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Indiana University Press

Indiana University Press

Website: http://www.iupress.indiana.edu/

Indiana University Press was founded in 1950 and is recognized internationally as a leading academic publisher of books and journals. The Press specializes in the humanities and social sciences. Major subject areas include African, African American, Asian, classical and ancient, cultural, Jewish, Middle East, Russian and East European, and women's and gender studies; anthropology, film, folklore, history, bioethics, music, paleontology, philanthropy, philosophy, and religion.

Indiana University Press also features an extensive regional publishing program.


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Indiana University Press

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Beyond Casablanca Cover

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Beyond Casablanca

M. A. Tazi and the Adventure of Moroccan Cinema

Kevin Dwyer

In Beyond Casablanca, Kevin Dwyer explores the problems of creativity in the Arab and African world, focusing on Moroccan cinema and one of its key figures, filmmaker M. A. Tazi. Dwyer develops three themes simultaneously: the filmmaker's career and films; filmmaking in postcolonial Morocco; and the relationship between Moroccan cinema, Third World and Arab cinema, and the global film industry. This compelling discussion of Moroccan cinema is founded upon decades of anthropological research in Morocco, most recently on the Moroccan film sector and the global film industry, and exhibits a sensitivity to the cultural, political, social, and economic context of creative activity. The book centers on a series of interviews conducted with Tazi, whose career provides a rich commentary on the world of Moroccan cinema and on Moroccan cinema in the world. The interviews are framed, variously, by presentations of Moroccan history, society, and culture; the role of foreign filmmakers in Morocco; thematic discussions of cinematic issues (such as narrative techniques, the use of symbols, film as an expression of identity, and problems of censorship); and the global context of Third World filmmaking.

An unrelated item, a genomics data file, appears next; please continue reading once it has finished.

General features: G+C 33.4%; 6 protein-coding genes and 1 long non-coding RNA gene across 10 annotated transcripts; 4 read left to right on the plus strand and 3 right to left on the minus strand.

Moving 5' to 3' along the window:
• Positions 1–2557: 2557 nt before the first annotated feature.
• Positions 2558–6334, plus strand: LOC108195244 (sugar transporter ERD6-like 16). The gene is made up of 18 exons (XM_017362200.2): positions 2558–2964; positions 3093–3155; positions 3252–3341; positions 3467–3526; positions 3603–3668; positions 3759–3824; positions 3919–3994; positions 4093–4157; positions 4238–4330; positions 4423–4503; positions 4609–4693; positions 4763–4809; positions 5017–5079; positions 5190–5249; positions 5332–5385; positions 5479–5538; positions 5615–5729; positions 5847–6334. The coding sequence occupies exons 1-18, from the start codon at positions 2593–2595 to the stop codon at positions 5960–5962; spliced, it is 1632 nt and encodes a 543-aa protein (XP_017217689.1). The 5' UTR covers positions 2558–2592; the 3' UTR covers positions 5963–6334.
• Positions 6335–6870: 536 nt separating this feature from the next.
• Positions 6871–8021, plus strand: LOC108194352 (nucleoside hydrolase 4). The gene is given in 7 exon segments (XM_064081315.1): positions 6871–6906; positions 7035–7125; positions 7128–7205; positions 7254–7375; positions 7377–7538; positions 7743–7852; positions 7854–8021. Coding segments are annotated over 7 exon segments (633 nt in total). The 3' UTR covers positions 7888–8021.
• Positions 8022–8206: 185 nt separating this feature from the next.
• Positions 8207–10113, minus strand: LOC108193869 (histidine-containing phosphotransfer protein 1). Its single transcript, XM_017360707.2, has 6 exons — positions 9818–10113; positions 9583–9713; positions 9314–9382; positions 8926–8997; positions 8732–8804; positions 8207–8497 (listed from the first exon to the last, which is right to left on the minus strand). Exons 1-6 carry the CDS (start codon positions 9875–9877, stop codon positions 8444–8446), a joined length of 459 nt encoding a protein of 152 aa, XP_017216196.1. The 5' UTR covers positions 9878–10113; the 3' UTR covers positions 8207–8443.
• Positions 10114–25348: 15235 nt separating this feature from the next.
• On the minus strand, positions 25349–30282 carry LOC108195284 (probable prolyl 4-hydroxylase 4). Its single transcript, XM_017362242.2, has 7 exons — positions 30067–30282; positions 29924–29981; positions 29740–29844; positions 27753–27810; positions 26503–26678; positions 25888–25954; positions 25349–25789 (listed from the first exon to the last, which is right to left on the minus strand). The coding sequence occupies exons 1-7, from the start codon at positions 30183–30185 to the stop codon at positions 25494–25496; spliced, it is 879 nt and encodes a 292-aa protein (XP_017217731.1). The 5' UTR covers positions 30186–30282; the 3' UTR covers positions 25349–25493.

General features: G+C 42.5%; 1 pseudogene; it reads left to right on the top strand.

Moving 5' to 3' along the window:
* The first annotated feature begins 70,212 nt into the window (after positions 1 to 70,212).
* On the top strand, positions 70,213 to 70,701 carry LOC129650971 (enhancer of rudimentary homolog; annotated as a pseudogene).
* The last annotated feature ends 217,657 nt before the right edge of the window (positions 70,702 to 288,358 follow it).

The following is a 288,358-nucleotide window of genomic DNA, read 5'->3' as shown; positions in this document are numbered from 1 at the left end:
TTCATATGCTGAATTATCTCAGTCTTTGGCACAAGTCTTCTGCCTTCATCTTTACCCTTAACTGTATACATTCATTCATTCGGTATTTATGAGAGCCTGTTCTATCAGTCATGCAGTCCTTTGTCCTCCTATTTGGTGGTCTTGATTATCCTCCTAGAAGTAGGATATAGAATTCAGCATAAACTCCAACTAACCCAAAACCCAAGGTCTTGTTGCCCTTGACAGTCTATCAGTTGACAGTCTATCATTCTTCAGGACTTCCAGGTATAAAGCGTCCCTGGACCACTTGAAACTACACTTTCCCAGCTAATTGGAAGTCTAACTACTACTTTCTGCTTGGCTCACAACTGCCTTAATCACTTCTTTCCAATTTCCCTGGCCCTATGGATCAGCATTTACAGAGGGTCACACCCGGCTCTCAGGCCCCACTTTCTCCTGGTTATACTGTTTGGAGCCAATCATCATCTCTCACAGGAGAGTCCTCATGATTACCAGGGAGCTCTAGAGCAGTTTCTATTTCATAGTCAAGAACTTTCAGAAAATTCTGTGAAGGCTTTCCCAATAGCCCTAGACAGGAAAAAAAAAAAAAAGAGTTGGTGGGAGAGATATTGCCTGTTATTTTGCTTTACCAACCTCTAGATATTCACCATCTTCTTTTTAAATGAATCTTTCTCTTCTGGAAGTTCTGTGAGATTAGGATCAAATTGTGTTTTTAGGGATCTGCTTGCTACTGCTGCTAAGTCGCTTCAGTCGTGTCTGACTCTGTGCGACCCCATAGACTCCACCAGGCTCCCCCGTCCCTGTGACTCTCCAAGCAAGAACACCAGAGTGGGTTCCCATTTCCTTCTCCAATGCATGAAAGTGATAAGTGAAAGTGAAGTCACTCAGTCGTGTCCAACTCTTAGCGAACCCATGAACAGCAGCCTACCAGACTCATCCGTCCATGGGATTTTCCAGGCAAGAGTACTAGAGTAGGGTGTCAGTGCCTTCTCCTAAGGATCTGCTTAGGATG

Beyond Dolby (Stereo) Cover

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Beyond Dolby (Stereo)

Cinema in the Digital Sound Age

Mark Kerins

Since digital surround sound technology first appeared in cinemas 20 years ago, it has spread from theaters to homes and from movies to television, music, and video games. Yet even as 5.1 has become the standard for audiovisual media, its impact has gone unexamined. Drawing on works from the past two decades, as well as dozens of interviews with sound designers, mixers, and editors, Mark Kerins uncovers how 5.1 surround has affected not just sound design, but cinematography and editing as well. Beyond Dolby (Stereo) includes detailed analyses of Fight Club, The Matrix, Hairspray, Disturbia, The Rock, Saving Private Ryan, and Joy Ride, among other films, to illustrate the value of a truly audiovisual approach to cinema studies.